“It had a dark side, but it did move the religious debate on from divine authority imposed from above, and brought into the conversation a sense of protest against that. I think it would have happened in some other way even if it hadn’t been kicked off by Luther. Humans are revolutionary species that are constantly revising and challenging their institutions.”
Luther’s challenge to the once impregnable Catholic church was taken up by others, including John Calvin, whose ideas spread from Geneva to Scotland, France and the Low Countries. In Germany, the new ideas inspired the Peasants’ War of 1524-5. In England, Henry VIII –motivated more by lust and the desire for a male heir – embarked on his own, less clear-cut, separation from the Catholic church.
Rome launched a counter-reformation but by the end of the 16th century almost all of northern Europe was Protestant, albeit fractured into warring groups.As well as bloodshed, the Reformation unleashed terrible destruction of religious heritage and art. In England, more than 800 monasteries, abbeys, nunneries and friaries were seized, libraries destroyed, manuscripts lost, treasures stripped and works of art appropriated. But the Reformation also gave rise to new forms of art, music and literature.
It’s the culmination of a great deal of work on the part of the Lutherans and the papacy over the past 20 years Diarmaid MacCulloch historian
“The dissolution of the monasteries was a tragedy,” said Holloway. “A lot of beauty was lost for ever. But it also released the power of the individual, the power of the small group, against the mighty institution. Loss and gain, that’s our story.”
The German priest and theologian at its centre was complicated, argumentative and bad-tempered, according to Nick Baines, the bishop of Leeds, who will tomorrow deliver a sermon about the Reformation in the monastery at Erfurt, central Germany, where Luther once lived as a monk.
“He said some terrible things about Jews,” Baines said, “which in turn had terrible consequences four centuries later. And he wasn’t exactly a proto-feminist. He was grasped by a concept of grace yet he didn’t exercise grace towards other people. He was a very brave man, but must have been a nightmare to be around. But most people who change the world are.”
It took Catholics some time to see the merits of the challenges posed by Luther, but the church needed reform, according to Kenney. “We had the problem of the sale of indulgences. There was a certain amount of corruption in parts of the church. I do think it was ultimately a good thing for the Catholic church – the Reformation, not the splitting of the church. It was forced to think again, to renew itself, and that is positive.”
Yet it took until 1999 for the Catholic and Lutheran churches to agree on a joint declaration that resolved many of the theological issues at the heart of the split. “That was an enormous step forward, and we’re now trying to work out what the consequences of that are,” added Kenney.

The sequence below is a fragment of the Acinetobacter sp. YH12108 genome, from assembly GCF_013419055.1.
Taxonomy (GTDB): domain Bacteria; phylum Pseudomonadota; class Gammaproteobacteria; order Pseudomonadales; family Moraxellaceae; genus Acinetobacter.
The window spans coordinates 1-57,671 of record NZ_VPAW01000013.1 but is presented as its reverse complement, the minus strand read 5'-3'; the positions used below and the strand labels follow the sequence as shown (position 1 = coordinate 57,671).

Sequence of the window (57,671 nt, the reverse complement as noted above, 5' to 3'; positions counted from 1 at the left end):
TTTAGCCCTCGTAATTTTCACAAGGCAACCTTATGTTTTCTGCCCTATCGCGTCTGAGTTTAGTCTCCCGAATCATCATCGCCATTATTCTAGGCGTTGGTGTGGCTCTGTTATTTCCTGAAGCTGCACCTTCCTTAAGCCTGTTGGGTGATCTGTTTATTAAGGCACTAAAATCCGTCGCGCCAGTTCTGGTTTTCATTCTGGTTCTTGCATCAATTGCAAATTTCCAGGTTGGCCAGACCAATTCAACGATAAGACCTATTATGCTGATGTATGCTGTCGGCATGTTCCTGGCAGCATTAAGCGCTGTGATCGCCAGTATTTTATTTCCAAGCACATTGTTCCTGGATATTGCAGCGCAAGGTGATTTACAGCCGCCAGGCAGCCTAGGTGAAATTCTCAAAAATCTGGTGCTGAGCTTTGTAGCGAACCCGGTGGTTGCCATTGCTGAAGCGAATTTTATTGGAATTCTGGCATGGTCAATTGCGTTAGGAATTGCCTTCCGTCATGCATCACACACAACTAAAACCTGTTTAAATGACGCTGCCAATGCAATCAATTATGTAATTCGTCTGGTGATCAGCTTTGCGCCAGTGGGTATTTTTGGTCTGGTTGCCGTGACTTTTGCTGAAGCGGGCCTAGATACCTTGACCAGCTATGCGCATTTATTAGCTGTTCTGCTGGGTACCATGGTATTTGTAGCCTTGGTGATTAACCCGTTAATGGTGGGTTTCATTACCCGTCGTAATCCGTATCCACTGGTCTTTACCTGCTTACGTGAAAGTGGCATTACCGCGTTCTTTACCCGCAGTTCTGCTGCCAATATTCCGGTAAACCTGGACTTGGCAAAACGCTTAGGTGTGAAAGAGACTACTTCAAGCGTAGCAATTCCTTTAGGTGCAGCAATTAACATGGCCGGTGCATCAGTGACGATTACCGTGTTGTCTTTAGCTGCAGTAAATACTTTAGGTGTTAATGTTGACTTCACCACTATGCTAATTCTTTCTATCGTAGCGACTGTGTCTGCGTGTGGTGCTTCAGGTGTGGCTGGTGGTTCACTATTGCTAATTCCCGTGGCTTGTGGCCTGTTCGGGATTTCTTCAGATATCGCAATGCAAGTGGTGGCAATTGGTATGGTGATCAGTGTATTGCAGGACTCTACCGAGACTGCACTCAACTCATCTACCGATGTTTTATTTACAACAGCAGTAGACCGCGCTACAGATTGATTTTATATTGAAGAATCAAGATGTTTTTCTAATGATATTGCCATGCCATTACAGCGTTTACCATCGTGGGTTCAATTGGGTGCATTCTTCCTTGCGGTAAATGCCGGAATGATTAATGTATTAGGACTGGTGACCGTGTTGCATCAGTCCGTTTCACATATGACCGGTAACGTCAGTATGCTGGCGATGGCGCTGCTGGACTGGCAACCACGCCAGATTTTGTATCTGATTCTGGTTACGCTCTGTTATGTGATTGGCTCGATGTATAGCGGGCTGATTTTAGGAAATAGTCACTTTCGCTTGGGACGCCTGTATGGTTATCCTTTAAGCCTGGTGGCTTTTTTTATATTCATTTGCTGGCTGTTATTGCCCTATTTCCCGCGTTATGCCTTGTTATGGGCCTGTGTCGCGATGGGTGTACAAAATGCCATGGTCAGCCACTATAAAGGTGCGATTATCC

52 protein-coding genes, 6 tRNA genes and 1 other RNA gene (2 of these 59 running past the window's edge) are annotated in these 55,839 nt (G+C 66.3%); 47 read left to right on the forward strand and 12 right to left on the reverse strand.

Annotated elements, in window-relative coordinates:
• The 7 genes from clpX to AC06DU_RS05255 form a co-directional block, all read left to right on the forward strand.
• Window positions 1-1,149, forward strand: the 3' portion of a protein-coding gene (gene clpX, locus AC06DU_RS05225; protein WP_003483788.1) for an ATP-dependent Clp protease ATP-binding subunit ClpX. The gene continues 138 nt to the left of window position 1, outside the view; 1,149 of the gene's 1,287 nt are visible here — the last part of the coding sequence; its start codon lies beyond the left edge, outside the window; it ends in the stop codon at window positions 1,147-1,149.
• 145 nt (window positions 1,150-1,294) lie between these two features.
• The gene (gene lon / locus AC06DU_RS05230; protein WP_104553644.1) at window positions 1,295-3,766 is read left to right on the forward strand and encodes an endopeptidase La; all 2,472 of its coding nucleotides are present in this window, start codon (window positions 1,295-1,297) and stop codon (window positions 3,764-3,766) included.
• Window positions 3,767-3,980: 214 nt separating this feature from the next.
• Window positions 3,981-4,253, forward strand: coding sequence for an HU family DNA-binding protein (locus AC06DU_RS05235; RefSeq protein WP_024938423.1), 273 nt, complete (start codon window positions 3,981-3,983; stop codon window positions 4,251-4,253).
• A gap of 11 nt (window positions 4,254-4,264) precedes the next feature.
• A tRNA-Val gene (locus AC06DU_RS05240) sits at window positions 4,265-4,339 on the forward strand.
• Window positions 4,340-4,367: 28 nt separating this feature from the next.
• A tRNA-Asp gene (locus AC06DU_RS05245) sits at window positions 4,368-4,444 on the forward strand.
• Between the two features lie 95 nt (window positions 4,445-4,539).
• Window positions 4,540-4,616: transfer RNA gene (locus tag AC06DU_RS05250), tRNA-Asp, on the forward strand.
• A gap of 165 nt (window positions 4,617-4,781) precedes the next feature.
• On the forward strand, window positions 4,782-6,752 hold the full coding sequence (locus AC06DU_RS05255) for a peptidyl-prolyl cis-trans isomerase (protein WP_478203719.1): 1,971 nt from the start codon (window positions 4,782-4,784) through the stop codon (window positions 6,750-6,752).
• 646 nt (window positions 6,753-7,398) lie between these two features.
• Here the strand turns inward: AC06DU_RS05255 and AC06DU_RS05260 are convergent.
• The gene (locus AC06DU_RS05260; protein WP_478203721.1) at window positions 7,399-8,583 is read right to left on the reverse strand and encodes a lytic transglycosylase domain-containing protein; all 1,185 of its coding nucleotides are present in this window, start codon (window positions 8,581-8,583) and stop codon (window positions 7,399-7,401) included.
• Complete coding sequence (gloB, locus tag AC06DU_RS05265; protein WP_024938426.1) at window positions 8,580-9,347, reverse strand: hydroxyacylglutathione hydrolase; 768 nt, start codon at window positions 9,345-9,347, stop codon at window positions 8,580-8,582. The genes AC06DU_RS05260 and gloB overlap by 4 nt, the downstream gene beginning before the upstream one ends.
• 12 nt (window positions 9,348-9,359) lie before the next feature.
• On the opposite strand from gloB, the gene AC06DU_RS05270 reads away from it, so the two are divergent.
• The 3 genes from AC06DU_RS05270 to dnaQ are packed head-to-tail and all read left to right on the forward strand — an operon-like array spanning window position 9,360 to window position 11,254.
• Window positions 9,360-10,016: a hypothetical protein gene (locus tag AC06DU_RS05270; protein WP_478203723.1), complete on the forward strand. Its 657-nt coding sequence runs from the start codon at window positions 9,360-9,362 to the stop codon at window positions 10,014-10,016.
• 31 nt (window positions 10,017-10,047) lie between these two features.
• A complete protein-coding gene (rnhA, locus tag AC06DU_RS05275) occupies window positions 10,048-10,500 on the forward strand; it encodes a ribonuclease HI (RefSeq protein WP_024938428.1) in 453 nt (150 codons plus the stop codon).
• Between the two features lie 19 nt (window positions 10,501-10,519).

Popes John Paul II and Benedict engaged in some dialogue with the Lutherans and other Protestants, but Francis has really pushed it forward. “For 500 years, Europe has had this huge fault line between Catholics and Protestants,” said MacCulloch. “Now the pope is going to a Lutheran country to emphasise the division is in the past. It’s the culmination of a great deal of work on the part of the Lutherans and the papacy over the past 20 years.”
Francis had “softened the tone”, said Holloway. “The conversation will get warmer and sweeter, and who knows where it will lead. But the Roman Catholic church is a bit like a colossal aircraft carrier, and it takes a long time to make even tiny modifications.
“My hunch is that we’re probably moving to a stage where we’ll have the religious equivalent of multiculturalism. We won’t seek to merge, as it were, but we’ll seek to see the value in differences as long as they’re balanced with a sympathetic tolerance towards each other.”
From a Catholic perspective, Kenney said he thought there was a “realistic possibility” that the traditions could unite. “But there are big questions that need to be resolved,” he added.Among those is the issue of women. Despite his warmth towards women members of the Catholic church and his frequent acknowledgement of the role they play in lay leadership, Pope Francis has insisted that “the door is closed” to women priests, although he has floated the possibility of female deacons.
The Lutherans have no such compunction. The Church of Sweden has had women pastors for more than half a century, the Danes for almost 70 years. And the gulf between the two churches on this issue will be underscored this week when Francis, the head of the Roman Catholic church, comes face to face with the head of the Church of Sweden, Archbishop Antje Jackelén – a woman.
1517 Publication of Luther’s 95 theses arguing that salvation depends on faith alone
1521 Luther refuses to recant and is formally excommunicated by Pope Leo X
1522 His translation of the New Testament into common German gives ordinary people access to the scriptures and fuels criticism of the Roman church
1524 German peasants, partly inspired by Luther, rise up against feudal overlords
1526 Publication of William Tyndale’s English translation of the New Testament
1534 Act of Supremacy, making Henry VIII head of the church in England, heralds the English Reformation
1545 Council of Trent opens, to clarify doctrine and reform the Catholic church
1618 Revolt in Bohemia starts Thirty Years War across Europe
1648 Peace of Westphalia entrenches Protestantism in northern Europe, but the consequences of Luther’s revolt reverberate for centuries to come